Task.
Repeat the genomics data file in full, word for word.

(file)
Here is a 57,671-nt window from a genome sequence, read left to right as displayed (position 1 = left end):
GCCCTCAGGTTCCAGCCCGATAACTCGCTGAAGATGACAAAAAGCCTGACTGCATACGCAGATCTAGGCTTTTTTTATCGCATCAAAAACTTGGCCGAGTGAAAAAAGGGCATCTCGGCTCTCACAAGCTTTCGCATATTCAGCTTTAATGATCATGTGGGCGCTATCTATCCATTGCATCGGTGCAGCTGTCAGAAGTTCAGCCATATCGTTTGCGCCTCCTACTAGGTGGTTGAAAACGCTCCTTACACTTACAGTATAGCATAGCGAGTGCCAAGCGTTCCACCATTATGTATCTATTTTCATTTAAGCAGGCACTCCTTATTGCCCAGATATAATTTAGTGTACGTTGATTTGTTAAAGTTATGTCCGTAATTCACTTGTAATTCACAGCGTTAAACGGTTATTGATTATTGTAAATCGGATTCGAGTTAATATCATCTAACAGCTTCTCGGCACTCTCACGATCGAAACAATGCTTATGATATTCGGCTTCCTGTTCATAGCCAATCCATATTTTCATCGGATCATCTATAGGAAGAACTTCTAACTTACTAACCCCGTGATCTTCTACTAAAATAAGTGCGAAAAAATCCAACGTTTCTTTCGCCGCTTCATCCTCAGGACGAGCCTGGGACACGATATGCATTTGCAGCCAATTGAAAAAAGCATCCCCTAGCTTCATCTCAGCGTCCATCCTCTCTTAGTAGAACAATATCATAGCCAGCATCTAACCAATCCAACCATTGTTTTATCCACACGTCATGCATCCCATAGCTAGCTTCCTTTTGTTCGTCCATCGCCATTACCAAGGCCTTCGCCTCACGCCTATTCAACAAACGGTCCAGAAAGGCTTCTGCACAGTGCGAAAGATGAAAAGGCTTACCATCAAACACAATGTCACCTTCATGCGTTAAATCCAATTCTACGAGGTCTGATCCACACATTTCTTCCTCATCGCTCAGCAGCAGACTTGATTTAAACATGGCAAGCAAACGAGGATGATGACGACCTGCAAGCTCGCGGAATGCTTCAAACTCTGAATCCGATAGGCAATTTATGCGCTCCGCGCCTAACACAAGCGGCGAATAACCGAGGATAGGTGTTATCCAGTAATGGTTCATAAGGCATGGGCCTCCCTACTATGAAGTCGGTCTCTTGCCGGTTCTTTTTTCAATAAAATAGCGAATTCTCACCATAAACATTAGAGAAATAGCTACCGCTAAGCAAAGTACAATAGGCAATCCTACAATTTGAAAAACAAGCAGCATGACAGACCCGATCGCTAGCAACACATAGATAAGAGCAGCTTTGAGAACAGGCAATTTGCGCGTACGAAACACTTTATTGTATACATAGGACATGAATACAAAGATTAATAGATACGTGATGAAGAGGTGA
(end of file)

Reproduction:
Here is a 57,671-nt window from a genome sequence, read left to right as displayed (position 1 = left end):
GCCCTCAGGTTCCAGCCCGATAACTCGCTGAAGATGACAAAAAGCCTGACTGCATACGCAGATCTAGGCTTTTTTTATCGCATCAAAAACTTGGCCGAGTGAAAAAAGGGCATCTCGGCTCTCACAAGCTTTCGCATATTCAGCTTTAATGATCATGTGGGCGCTATCTATCCATTGCATCGGTGCAGCTGTCAGAAGTTCAGCCATATCGTTTGCGCCTCCTACTAGGTGGTTGAAAACGCTCCTTACACTTACAGTATAGCATAGCGAGTGCCAAGCGTTCCACCATTATGTATCTATTTTCATTTAAGCAGGCACTCCTTATTGCCCAGATATAATTTAGTGTACGTTGATTTGTTAAAGTTATGTCCGTAATTCACTTGTAATTCACAGCGTTAAACGGTTATTGATTATTGTAAATCGGATTCGAGTTAATATCATCTAACAGCTTCTCGGCACTCTCACGATCGAAACAATGCTTATGATATTCGGCTTCCTGTTCATAGCCAATCCATATTTTCATCGGATCATCTATAGGAAGAACTTCTAACTTACTAACCCCGTGATCTTCTACTAAAATAAGTGCGAAAAAATCCAACGTTTCTTTCGCCGCTTCATCCTCAGGACGAGCCTGGGACACGATATGCATTTGCAGCCAATTGAAAAAAGCATCCCCTAGCTTCATCTCAGCGTCCATCCTCTCTTAGTAGAACAATATCATAGCCAGCATCTAACCAATCCAACCATTGTTTTATCCACACGTCATGCATCCCATAGCTAGCTTCCTTTTGTTCGTCCATCGCCATTACCAAGGCCTTCGCCTCACGCCTATTCAACAAACGGTCCAGAAAGGCTTCTGCACAGTGCGAAAGATGAAAAGGCTTACCATCAAACACAATGTCACCTTCATGCGTTAAATCCAATTCTACGAGGTCTGATCCACACATTTCTTCCTCATCGCTCAGCAGCAGACTTGATTTAAACATGGCAAGCAAACGAGGATGATGACGACCTGCAAGCTCGCGGAATGCTTCAAACTCTGAATCCGATAGGCAATTTATGCGCTCCGCGCCTAACACAAGCGGCGAATAACCGAGGATAGGTGTTATCCAGTAATGGTTCATAAGGCATGGGCCTCCCTACTATGAAGTCGGTCTCTTGCCGGTTCTTTTTTCAATAAAATAGCGAATTCTCACCATAAACATTAGAGAAATAGCTACCGCTAAGCAAAGTACAATAGGCAATCCTACAATTTGAAAAACAAGCAGCATGACAGACCCGATCGCTAGCAACACATAGATAAGAGCAGCTTTGAGAACAGGCAATTTGCGCGTACGAAACACTTTATTGTATACATAGGACATGAATACAAAGATTAATAGATACGTGATGAAGAGGTGA